The main image on this cope’s hood is a derivation of the Codex Amiatinus – a famous illustration of the prophet Ezra, writing in his library. The Codex Amiatinus was written at the Benedictine monastery, which Benedict Biscop founded.

A sample of illuminated text from the Lindisfarne Gospels is combined with gilded pages to create a rich textural pattern. Benedict Biscop brought late antique books over to Northumberland from Europe and Rome, and it was these books that gave much inspiration for the Lindisfarne Gospels.

Images show the Cope and the original artwork from the Codex Amiatinus.

St Cuthbert

St Cuthbert was a shepherd in his youth, born in Northumberland, around the Scottish Borders. One day in AD 651, he was watching over his sheep when he had a vision and entered life as a religious monk at Melrose Abbey in Scotland. St Cuthbert retired in AD 676 to Inner Farne of the Farne Islands – off the coast of Lindisfarne. The hood on this Cope shows photographic images of the sea at Lindisfarne – Cuthbert was known to be fond of standing in the sea to pray during his retirement.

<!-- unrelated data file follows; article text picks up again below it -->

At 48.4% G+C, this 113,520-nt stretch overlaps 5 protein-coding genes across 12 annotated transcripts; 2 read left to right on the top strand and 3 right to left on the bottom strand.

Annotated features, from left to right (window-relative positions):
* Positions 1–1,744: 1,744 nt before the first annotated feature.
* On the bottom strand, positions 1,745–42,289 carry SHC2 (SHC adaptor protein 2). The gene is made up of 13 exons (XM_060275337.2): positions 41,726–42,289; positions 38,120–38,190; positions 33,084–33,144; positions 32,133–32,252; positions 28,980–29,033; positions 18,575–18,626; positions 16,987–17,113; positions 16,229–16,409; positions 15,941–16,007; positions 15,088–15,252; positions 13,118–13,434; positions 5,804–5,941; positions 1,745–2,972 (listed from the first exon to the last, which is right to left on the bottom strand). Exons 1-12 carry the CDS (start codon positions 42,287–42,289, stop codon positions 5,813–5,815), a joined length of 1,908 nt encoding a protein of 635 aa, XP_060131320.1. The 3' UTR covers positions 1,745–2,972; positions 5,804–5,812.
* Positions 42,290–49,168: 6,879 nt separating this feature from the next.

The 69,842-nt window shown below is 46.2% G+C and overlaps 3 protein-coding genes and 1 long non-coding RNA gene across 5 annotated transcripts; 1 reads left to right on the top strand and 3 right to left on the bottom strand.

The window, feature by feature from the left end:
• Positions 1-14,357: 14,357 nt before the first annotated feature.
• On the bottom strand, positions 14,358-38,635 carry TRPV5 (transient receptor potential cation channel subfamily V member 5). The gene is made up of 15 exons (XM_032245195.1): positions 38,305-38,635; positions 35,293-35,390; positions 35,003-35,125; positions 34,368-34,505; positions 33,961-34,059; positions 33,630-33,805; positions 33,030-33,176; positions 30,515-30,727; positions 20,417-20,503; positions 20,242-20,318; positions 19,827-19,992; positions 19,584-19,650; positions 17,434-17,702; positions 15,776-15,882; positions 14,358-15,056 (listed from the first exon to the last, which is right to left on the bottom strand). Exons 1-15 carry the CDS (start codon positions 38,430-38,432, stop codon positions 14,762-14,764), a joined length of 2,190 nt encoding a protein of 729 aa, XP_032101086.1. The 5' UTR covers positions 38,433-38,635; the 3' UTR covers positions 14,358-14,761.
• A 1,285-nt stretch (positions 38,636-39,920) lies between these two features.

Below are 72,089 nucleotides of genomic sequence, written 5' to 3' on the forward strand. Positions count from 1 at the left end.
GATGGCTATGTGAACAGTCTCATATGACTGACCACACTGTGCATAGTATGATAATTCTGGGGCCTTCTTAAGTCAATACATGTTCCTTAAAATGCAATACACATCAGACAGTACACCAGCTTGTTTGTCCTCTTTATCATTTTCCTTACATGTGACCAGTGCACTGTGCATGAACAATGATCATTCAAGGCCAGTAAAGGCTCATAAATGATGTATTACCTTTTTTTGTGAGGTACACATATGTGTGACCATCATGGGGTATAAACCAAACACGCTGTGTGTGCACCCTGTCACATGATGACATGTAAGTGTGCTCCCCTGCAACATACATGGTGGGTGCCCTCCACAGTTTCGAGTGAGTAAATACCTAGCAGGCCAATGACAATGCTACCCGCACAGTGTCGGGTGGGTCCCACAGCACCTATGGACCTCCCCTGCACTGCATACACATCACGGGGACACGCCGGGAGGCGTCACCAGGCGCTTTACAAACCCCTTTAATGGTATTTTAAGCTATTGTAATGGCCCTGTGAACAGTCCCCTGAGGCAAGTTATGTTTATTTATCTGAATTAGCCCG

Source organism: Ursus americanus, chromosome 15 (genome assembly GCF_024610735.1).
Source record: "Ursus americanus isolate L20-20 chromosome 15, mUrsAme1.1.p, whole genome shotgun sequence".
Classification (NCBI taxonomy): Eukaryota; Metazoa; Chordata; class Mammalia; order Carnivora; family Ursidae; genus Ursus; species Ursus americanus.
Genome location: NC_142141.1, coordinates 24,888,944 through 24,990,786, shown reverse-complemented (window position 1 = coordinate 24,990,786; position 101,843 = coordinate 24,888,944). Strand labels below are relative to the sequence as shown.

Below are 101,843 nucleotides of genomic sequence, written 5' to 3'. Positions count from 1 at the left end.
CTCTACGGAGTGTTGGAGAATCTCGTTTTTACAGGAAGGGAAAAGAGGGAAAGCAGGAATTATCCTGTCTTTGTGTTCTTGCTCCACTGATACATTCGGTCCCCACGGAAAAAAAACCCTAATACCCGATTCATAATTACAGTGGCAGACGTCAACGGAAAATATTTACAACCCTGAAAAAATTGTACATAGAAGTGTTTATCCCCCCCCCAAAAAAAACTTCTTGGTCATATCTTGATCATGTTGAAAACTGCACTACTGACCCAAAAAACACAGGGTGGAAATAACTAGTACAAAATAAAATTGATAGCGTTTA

A line drawing is taken from a beautiful 8th-century stone carving of birds eating fruit, displayed at St Paul’s Church in Jarrow, where the body of Cuthbert rested en route to Durham. The image of the iconic rainbow arch from the priory in Lindisfarne, with which Cuthbert has a strong association, is overlaid with a Celtic carving to be found at the Priory. The white birds and the stone carving reflect Cuthbert’s love of nature and sea birds.

St Finan